# Introduction to R for Data Science :: Session 7 [Multiple Linear Regression Model in R + Categorical Predictors, Partial and Part Correlation]

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Welcome to Introduction to R for Data Science Session 7: Multiple Regression + Dummy Coding, Partial and Part Correlations [*Multiple Linear Regression in R. Dummy coding: various ways to do it in R. Factors. Inspecting the multiple regression model: regression coefficients and their interpretation, confidence intervals, predictions. Introducing {lattice} plots + ggplot2. Assumptions: multicolinearity and testing it from the {car} package. Predictive models with categorical and continuous predictors. Influence plot. Partial and part (semi-partial) correlation in R. ]*

The course is co-organized by Data Science Serbia and Startit. You will find all course material (R scripts, data sets, SlideShare presentations, readings) on these pages.

Check out the Course Overview to acess the learning material presented thus far.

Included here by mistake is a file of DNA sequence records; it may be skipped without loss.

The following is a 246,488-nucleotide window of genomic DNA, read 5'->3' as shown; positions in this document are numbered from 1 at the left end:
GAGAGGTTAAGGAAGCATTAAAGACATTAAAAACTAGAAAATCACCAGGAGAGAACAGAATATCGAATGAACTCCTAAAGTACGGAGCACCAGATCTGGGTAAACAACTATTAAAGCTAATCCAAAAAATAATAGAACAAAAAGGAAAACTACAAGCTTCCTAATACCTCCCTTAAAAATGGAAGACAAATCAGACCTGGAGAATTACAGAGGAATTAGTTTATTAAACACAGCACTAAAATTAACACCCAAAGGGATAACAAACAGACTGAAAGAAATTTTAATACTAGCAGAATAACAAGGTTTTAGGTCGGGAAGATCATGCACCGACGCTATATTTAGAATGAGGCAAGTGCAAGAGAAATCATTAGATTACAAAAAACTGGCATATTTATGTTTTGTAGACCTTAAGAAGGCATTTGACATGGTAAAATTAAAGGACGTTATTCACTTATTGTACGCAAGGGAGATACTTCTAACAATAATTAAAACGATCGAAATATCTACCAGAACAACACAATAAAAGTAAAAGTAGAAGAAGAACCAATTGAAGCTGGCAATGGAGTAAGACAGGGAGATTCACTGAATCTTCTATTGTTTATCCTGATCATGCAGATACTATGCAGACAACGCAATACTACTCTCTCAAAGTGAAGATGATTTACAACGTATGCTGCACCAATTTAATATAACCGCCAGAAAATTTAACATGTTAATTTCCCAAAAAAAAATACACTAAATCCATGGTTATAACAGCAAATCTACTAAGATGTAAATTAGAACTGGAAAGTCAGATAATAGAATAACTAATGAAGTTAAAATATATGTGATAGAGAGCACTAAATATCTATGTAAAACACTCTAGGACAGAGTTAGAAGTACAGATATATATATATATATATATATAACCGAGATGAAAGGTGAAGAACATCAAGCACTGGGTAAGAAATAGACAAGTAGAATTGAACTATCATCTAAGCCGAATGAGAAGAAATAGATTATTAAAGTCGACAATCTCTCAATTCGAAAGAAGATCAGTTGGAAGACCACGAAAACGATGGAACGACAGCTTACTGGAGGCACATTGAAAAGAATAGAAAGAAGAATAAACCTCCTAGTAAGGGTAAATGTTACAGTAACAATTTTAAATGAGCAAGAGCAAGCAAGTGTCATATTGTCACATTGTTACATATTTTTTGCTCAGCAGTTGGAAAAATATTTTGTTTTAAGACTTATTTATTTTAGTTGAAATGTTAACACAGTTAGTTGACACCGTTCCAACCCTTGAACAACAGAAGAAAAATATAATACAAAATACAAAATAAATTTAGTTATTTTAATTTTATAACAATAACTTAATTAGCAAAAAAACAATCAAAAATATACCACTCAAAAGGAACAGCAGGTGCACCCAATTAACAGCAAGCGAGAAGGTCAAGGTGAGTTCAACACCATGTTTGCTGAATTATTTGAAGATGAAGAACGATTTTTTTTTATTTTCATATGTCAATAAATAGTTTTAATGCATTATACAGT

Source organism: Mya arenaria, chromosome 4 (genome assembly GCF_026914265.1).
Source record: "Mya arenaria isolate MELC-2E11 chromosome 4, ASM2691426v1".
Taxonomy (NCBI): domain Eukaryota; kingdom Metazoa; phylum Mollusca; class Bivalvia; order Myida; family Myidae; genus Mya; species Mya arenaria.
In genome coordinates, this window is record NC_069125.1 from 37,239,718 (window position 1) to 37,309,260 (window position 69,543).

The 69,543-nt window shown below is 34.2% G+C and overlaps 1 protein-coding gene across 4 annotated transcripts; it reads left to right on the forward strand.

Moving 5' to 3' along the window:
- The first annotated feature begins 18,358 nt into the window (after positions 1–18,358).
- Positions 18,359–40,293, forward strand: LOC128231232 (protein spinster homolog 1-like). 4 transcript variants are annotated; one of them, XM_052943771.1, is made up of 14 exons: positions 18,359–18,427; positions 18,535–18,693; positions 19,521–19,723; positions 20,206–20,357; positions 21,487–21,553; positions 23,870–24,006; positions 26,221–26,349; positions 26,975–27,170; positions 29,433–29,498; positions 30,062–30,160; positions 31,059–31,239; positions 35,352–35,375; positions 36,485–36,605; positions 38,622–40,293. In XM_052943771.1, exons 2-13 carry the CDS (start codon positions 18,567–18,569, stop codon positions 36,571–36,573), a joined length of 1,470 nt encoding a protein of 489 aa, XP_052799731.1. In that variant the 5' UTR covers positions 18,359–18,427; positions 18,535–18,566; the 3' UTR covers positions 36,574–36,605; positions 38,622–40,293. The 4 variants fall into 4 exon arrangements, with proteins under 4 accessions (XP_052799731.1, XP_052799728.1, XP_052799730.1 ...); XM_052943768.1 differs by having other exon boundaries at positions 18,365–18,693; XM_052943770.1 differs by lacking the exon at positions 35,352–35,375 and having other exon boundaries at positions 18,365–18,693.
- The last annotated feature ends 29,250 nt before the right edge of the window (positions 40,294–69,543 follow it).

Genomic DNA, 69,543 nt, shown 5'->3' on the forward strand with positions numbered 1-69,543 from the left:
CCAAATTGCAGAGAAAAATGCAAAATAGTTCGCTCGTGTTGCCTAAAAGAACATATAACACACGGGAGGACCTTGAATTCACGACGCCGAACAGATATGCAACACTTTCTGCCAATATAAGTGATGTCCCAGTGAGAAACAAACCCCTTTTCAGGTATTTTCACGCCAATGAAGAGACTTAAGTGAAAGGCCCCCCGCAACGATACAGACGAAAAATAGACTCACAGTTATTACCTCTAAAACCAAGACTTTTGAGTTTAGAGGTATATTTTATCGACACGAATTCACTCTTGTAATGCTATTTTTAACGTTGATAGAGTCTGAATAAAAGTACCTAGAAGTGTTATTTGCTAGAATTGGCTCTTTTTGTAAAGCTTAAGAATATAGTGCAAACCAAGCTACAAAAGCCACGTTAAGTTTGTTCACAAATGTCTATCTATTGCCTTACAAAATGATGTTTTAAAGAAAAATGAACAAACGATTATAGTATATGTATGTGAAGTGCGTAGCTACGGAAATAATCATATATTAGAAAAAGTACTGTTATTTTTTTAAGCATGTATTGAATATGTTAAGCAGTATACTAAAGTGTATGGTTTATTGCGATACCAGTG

Data Science Serbia Course Pages [in Serbian]

Startit Course Pages [in Serbian]

**Lecturers**

- dipl. ing Branko Kovač, Data Analyst at CUBE, Data Science Mentor at Springboard, Data Science Serbia
- Goran S. Milovanović, Phd, [email protected], Data Science Serbia

**Summary of Session 7, 09. June 2016 :: Multiple Regression + Dummy Coding, Partial and Part Correlations.**

*Multiple Regression + Dummy Coding, Partial and Part Correlations. Multiple Linear Regression in R. Dummy coding: various ways to do it in R. Factors. Inspecting the multiple regression model: regression coefficients and their interpretation, confidence intervals, predictions. Introducing {lattice} plots + ggplot2. Assumptions: multicolinearity and testing it from the {car} package. Predictive models with categorical and continuous predictors. Influence plot. Partial and part (semi-partial) correlation in R.*

**Intro to R for Data Science SlideShare :: Session 7**